The Administration vs. Congress standoff over funding the government and raising the U.S. Treasury’s debt ceiling has important implications for the credit union system. This event is a warning signal about the credit unions’ dependence on outside liquidity providers and the threat to the system’s financial stability in a crisis.
While short-term actions have resolved the current impasse, the ongoing strife between competing political ideologies remains. The potential for future acts of brinksmanship exists. This means that relying on government funding (even temporarily) is uncertain in a systemic or even limited crisis – especially for an industry exempt from federal taxation.
The credit union system has until recently positioned itself to be selffunding for any liquidity event. Now that the cooperatively funded Central Liquidity Facility has been dismantled and the corporate system regulated into insignificance, the system’s liquidity options are either banks or government sources. Neither has the financial sustainability of the cooperative system as their primary responsibility.
The Intended Consequence of NCUA Regulatory Reform: Corporates Diminished, Liquidity Scattered
In June 2007, before the full impact of the financial crisis was felt, the corporate system had reached a new high in market share holding 38.2 percent of all credit union investable funds. So pervasive were corporates that every one of the top 100 credit unions had an investment with one or more of them. These 100 largest had invested 35.4 percent of their total portfolios in the corporate network. In fact, three of the nation’s largest credit unions each reported more than a billion in corporates, led by the $3.5 billion invested by State Employees North Carolina (SECU).
As of June 30, 2013, the largest 100 collectively have corporate investments of only $3.4 billion – less than what SECU had invested just six years earlier. Today 31 of the top 100 report no corporate relationships at all. Of the 69 top-tier credit unions that report an investment, the corporates hold only 3.9 percent, or about one tenth of the amount held six years earlier. Altogether, the largest 100 credit unions have investments of $148 billion, but only 2.3 percent of this total amount is held in the corporate network.
This dramatic decline is reflected in all credit union investments, not just among the largest. At June 30, 2013, only 7.1 percent of the combined $394 billion cash and investments of all credit unions were on corporate balance sheets. Further, this total corporate shares of $22.2 billion in corporate shares at midyear 2013 had declined from $32 billion one year earlier, even though total investments have continued to grow.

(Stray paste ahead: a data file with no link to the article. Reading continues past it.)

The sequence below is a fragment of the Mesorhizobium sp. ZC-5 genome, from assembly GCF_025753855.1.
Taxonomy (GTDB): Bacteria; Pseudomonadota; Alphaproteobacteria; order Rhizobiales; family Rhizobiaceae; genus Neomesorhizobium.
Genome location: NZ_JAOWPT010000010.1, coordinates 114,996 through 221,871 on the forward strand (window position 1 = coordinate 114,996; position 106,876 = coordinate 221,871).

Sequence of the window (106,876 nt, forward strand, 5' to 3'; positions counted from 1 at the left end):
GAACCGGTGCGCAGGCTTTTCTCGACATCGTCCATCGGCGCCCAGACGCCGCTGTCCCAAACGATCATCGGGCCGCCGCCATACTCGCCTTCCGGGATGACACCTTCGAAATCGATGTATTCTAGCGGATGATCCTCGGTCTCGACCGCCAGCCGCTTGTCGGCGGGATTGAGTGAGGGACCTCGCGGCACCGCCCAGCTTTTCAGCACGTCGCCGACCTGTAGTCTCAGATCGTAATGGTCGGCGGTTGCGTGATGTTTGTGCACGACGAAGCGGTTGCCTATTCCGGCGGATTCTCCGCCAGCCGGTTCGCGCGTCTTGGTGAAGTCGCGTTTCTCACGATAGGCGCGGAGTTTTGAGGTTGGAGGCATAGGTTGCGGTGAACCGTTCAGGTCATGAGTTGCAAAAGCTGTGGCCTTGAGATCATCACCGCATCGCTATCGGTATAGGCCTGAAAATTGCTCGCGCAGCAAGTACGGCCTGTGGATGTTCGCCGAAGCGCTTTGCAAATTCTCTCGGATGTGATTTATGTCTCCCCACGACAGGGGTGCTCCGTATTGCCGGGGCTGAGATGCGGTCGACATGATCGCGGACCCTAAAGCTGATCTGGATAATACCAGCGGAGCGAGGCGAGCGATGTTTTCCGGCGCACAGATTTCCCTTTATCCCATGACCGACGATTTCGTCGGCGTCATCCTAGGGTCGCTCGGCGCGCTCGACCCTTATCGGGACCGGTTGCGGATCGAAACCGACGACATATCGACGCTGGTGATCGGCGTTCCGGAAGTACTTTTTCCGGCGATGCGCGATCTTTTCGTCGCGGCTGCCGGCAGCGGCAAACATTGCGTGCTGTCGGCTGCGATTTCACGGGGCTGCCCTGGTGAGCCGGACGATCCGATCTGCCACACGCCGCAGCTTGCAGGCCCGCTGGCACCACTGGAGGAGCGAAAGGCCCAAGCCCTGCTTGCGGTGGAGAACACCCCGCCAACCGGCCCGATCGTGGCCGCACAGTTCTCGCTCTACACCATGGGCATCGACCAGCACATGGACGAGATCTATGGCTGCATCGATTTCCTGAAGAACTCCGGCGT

A vital Corporates function was providing system-wide aggregation of surplus funds so that any market crisis could be managed within cooperative resources. New regulatory limits prevent this aggregation which had prepositioned credit unions to be selffunding in every prior liquidity crisis including the most recent Great Recession.
An Investment Diaspora throughout the Market
Todaycredit unions individually direct over 90 percent of their investments outside the system’s internal aggregation. For example, credit unions report more than twice the amount of investments ($48.6 billion) in banks than the $22.2 billion in corporate shares at midyear.
Over 25 years, the corporate network had developed its role as the cooperative liquidity safety net on which all credit unions could rely. Liquidity does not mean just having investments on the balance sheet, but also the ability to readily convert these assets, whatever term, to cash without significant principal loss. Investments in corporates were mostly short term and readily liquid, even if the credit union had to borrow against a longer-term certificate. This collective capability to fund credit unions was dramatically demonstrated during the recent financial crisis. No credit union had to deny borrowers or savers funding, even as markets froze across the world.